Mr Tan Teng Lip, president of the Singapore Motor Sports Association, said investigations were still in progress and it was not the time to comment. “But if the charges are proven to be true, then of course it will have negative impact on Singapore’s reputation.” While not involved in the hub’s construction, Mr Tan helps SG Changi in dealing with the sport’s international bodies to ensure the track design meets their specifications. The hub, which can host any motor race except Formula One, plans to stage at least three international races every year, such as MotoGP and Japan”s Super GT, once completed.
Singapore’s leading race driver Melvin Choo expressed the wish of many racing fans in Singapore. He said: “I hope that whatever comes out of it, we are still on course for a circuit we can all be proud of.”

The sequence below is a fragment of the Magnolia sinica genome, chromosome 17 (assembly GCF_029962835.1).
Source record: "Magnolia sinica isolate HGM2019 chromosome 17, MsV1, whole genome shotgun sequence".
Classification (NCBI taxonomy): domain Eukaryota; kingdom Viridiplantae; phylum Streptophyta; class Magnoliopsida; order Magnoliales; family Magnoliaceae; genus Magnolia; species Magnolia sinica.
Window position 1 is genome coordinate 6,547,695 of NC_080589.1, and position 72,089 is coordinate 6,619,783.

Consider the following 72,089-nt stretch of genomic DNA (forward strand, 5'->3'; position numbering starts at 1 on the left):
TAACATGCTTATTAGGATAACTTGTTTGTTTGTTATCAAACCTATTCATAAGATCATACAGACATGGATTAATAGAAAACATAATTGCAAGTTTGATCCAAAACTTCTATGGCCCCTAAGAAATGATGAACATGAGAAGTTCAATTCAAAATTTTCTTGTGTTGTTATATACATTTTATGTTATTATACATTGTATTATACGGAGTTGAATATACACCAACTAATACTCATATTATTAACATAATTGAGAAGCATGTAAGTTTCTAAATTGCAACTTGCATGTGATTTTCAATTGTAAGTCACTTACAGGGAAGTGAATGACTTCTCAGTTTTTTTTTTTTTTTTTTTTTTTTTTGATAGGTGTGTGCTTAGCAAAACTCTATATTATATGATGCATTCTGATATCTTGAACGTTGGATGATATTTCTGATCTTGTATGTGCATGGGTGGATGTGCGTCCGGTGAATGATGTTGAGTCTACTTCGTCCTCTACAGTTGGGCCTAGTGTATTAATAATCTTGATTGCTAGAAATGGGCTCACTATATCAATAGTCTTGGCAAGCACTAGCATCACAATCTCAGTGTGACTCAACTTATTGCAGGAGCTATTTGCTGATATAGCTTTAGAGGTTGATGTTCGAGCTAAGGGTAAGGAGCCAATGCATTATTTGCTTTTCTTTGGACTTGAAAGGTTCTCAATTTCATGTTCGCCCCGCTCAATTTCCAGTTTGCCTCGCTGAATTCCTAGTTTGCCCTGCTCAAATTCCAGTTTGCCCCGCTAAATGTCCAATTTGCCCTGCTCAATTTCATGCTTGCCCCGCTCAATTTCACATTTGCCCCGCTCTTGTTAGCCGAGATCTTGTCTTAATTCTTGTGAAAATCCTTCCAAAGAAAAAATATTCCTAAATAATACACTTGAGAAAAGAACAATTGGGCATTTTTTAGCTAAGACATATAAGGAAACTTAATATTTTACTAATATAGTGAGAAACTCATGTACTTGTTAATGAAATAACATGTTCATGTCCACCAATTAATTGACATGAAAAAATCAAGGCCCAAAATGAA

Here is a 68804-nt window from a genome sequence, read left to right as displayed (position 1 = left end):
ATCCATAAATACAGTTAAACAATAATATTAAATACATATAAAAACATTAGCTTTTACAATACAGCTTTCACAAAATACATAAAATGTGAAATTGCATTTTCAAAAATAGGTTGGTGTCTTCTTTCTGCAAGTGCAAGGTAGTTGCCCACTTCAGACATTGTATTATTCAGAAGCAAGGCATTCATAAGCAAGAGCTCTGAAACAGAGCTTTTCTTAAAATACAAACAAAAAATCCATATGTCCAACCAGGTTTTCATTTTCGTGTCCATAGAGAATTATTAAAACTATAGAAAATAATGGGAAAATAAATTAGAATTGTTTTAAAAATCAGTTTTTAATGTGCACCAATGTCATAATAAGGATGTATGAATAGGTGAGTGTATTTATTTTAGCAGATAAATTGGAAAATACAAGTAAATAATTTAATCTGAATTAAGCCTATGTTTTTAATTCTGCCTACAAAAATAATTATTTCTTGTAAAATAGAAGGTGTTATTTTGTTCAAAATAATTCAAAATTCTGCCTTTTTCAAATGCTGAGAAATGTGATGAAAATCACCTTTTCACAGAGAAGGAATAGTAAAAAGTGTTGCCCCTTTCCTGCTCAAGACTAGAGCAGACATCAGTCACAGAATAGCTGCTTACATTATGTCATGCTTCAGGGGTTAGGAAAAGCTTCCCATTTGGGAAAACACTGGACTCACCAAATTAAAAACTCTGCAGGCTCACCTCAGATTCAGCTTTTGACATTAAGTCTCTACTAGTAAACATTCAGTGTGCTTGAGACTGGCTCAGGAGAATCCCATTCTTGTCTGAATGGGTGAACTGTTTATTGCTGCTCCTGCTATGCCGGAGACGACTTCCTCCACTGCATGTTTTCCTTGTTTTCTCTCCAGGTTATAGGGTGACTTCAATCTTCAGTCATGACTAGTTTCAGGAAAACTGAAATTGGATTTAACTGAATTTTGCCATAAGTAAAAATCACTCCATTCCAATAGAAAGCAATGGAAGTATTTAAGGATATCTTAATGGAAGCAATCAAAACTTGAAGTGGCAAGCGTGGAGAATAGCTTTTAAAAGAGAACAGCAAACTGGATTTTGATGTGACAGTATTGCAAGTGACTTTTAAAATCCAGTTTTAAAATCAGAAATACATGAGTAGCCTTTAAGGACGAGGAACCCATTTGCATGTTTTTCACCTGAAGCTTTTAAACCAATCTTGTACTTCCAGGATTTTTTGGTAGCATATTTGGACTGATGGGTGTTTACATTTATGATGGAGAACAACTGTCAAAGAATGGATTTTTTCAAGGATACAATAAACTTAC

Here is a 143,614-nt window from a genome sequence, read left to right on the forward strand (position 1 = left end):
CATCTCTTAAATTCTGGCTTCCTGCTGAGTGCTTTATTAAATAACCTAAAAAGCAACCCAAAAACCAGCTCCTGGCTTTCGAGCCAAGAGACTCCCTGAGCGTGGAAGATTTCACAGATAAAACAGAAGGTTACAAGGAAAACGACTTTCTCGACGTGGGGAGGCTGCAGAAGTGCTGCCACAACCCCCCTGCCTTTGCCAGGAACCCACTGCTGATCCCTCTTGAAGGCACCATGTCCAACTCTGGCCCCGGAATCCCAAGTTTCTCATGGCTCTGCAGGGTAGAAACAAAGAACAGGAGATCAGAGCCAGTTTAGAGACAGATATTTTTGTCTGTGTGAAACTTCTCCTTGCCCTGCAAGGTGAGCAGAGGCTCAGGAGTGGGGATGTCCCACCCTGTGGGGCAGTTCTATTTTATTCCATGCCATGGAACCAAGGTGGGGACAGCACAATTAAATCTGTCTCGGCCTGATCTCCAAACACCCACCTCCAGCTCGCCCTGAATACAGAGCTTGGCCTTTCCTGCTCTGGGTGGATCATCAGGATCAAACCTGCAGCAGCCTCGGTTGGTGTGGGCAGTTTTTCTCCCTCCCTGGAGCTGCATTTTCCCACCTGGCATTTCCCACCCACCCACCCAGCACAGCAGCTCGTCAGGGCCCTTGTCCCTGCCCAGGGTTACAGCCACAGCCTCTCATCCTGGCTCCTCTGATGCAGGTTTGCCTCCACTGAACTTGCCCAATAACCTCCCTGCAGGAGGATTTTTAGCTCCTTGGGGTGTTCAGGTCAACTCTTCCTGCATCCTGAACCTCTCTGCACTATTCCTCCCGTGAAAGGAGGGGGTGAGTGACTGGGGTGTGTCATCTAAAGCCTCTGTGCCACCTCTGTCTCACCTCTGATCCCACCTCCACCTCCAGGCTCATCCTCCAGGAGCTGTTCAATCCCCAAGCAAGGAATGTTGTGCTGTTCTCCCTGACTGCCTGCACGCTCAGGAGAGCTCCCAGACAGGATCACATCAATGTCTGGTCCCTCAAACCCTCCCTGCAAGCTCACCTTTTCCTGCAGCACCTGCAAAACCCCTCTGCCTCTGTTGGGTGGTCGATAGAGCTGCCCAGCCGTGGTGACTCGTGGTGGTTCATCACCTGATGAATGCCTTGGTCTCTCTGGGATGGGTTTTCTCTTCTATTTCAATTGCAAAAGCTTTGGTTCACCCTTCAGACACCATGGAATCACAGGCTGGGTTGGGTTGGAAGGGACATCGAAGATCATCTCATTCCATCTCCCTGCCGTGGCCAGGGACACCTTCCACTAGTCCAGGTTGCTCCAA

This was first published in The Straits Times.
Extracted from www.todayonline.com:
Business as usual at Changi Motorsports Hub
by Low Lin Fhoong and Ian De Cotta
Jan 07, 2011
SINGAPORE – It is business as usual despite dark clouds swirling overhead at the Changi Motorsports Hub, following reports of a probe by the Corrupt Practices Investigation Bureau (CPIB) into possible irregularities in the tender for the $370 million project.
MediaCorp understands that Thia Yoke Kian, one of two shareholders at SG Changi, the consortium which was awarded the tender last year, is assisting the CPIB with the investigations, and had met them two months ago. The Singapore permanent resident led the group in their successful bid to build the track, but was dropped from the management team in July.